Rainbow Sponge Painting on the Easel


We’ve done plenty of rainbow painting activities, but painting with a sponge on the easel was new. Painting rainbows with sponges has been featured on many blogs, such as Teach Preschool and Hands On As We Grow. However, I was looking for something we could do on our easel. It occurred to me that sponge painting rainbows on a vertical surface could be pretty cool! And it’s also a great lesson in color mixing, as you will see in this post.

rainbow art
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What you will need:



preschool rainbow art

Setting up this rainbow activity:

Pour tempera paint into plastic squeeze bottles. (I hope you love these bottles as much as we do. We use them for lots of different art activities, even with glue!)

preschool rainbow art
Squeeze a line of each color on the sponge in rainbow order.
preschool rainbow art

 Invite the children to paint a rainbow!

 preschool rainbow art
 preschool rainbow art
I could have told them to stop once they had a nice vivid rainbow on their papers. But, that’s not my style. I let them keep on going, because the fun for them is to move that paint around!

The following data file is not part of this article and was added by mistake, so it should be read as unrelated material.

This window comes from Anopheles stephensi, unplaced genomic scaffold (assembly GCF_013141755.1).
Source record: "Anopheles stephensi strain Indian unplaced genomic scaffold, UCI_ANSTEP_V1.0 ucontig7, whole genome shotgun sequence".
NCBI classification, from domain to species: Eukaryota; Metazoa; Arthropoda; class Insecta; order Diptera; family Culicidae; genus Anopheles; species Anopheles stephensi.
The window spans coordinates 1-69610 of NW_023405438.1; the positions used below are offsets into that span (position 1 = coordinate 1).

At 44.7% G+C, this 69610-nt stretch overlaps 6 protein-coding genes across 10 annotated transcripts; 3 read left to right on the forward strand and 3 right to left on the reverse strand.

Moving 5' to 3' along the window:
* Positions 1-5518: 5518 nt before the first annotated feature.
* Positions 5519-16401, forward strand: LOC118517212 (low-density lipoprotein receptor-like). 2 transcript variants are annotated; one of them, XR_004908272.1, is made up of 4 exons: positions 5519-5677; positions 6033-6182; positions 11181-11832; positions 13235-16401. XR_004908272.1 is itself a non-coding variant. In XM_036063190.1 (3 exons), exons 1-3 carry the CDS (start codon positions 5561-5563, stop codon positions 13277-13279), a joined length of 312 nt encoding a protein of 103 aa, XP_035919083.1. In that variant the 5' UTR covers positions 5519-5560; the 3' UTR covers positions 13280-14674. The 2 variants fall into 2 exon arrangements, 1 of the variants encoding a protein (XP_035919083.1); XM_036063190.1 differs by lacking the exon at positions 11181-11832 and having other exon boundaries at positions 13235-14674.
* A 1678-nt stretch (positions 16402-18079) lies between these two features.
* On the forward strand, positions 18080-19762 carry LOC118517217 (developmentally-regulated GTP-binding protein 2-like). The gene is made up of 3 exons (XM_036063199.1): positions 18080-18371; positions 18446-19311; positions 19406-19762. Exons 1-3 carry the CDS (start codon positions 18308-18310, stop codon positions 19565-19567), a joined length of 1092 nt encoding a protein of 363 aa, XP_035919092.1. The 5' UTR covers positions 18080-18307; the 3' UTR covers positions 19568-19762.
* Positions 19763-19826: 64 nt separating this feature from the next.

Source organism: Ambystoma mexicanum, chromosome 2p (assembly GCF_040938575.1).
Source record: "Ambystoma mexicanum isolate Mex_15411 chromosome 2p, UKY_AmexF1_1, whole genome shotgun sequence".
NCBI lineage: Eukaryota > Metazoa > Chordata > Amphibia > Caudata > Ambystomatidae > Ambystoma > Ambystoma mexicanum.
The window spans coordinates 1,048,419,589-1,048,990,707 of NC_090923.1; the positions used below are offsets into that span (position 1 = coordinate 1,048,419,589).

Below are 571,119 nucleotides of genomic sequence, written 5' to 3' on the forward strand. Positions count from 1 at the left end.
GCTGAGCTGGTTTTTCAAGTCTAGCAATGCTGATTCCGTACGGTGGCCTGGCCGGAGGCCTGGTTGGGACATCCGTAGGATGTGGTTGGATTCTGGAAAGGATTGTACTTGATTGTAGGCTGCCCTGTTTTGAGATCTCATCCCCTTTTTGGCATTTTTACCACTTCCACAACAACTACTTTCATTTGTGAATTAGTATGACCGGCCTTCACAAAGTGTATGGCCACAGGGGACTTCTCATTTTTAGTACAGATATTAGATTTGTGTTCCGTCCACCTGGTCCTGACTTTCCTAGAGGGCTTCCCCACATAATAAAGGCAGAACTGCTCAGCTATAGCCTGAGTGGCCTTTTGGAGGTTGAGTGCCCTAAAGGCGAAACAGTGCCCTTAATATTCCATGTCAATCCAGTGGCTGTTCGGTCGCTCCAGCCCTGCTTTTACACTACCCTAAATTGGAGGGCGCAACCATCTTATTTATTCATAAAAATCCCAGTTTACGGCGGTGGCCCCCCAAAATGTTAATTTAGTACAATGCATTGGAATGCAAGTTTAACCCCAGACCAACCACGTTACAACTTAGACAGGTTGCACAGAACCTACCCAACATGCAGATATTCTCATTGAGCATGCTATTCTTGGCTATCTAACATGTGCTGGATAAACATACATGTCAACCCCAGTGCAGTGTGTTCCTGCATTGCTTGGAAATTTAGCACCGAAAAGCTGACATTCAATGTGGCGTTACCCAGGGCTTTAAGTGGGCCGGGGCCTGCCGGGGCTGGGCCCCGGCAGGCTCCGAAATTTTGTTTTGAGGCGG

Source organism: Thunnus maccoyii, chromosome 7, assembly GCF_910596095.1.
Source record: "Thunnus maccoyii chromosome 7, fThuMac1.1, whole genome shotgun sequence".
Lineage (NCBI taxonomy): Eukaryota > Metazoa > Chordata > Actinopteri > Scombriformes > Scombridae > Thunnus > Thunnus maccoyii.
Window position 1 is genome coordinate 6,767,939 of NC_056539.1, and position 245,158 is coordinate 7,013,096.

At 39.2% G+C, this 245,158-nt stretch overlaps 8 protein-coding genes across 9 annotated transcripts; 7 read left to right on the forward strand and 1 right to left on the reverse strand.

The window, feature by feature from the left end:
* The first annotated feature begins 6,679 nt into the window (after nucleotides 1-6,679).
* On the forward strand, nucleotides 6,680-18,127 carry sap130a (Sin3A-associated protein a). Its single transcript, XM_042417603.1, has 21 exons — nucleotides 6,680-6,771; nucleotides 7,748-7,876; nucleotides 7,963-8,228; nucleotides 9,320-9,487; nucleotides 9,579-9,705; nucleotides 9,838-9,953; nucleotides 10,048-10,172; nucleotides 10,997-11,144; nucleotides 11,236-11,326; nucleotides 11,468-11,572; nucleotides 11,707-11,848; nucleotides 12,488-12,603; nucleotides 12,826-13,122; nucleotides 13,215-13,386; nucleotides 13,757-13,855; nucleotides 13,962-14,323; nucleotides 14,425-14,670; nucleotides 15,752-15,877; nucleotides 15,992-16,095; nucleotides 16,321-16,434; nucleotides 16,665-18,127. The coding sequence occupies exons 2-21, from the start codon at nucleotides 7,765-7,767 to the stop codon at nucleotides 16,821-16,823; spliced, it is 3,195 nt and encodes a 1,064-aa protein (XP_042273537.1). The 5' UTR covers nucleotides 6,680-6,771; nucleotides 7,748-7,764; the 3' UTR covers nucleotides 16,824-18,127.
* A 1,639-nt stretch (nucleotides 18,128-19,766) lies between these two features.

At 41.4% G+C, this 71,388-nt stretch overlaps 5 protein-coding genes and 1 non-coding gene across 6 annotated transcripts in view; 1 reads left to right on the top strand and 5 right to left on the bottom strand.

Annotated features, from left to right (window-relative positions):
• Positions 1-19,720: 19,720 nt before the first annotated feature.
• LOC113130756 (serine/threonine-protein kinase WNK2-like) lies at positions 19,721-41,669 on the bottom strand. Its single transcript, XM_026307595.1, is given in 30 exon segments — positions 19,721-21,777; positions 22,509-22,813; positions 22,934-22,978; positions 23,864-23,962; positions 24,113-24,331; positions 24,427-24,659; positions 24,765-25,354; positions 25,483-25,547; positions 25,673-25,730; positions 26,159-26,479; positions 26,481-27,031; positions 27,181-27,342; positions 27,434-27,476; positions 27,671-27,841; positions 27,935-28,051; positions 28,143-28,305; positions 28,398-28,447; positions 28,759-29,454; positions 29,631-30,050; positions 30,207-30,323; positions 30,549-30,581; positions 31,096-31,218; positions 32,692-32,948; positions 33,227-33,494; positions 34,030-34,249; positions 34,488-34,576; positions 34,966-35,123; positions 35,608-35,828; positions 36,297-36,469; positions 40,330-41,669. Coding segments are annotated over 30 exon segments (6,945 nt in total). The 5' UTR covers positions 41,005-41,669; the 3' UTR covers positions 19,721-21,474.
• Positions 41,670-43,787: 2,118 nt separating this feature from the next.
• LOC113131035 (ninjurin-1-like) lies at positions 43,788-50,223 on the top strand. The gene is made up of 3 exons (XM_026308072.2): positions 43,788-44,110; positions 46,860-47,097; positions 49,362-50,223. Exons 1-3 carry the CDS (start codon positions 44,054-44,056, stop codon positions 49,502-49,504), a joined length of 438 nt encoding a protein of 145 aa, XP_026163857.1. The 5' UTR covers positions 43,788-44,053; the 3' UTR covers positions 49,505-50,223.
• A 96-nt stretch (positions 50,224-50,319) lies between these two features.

preschool rainbow art

This also worked with our youngest class, our 2 year olds.

preschool rainbow art
They were just as excited to watch the colors smear on the paper as they moved the sponge back and forth.
preschool rainbow art
 preschool rainbow art
Some made sure to cover the entire sheet of paper.
 preschool rainbow art

 rainbow painting

More ideas for you to try:



art activities for toddlers   preschool math   teaching kids how to count from Teaching 2 and 3 Year Olds



Color activities for kids:





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About Sheryl Cooper

Sheryl Cooper is the founder of Teaching 2 and 3 Year Olds, a website full of activities for toddlers and preschoolers. She has been teaching this age group for over 15 years and loves to share her passion with teachers, parents, grandparents, and anyone with young children in their lives.


  1. TammySF. says:

    A “mess” can be cleaned up, but the experiences a child has can never be replaced:) Awesome!!!

  2. stephanie leah says:

    YES! As I read thru this and saw the pictures, I wanted to throw my hands up in the air and cheer “yes! this is how this activity should be done!!!” i love your open-ended style, sheryl.

  3. That looks like fun even for adults 😀 I might try that some time.

  4. TammySF. says:

    I’ve just given you the Top 10 award over at my blog! Go check out my post for tonight!!

  5. Michelle says:

    Did you put the paint on the sponge for the 2’s or did you let them do it themselves??
    Great idea… I want to try 😉

    • Sheryl @ Teaching 2 and 3 Year Olds says:

      At first I did it. Then, when I saw that some wanted to do it themselves, I placed the bottles at the edge of the counter and let them go for it.

      (I apologize for not seeing this comment earlier!)

  6. This is a great idea! I have to try it with my 2 and 3 years old’s. You are right though, they will eventually mix the colors together. Oh but the fun they have!

    This is my first time visiting your site. I run an in-home child care service. My website is http://www.aunttamishouse.blogspot.com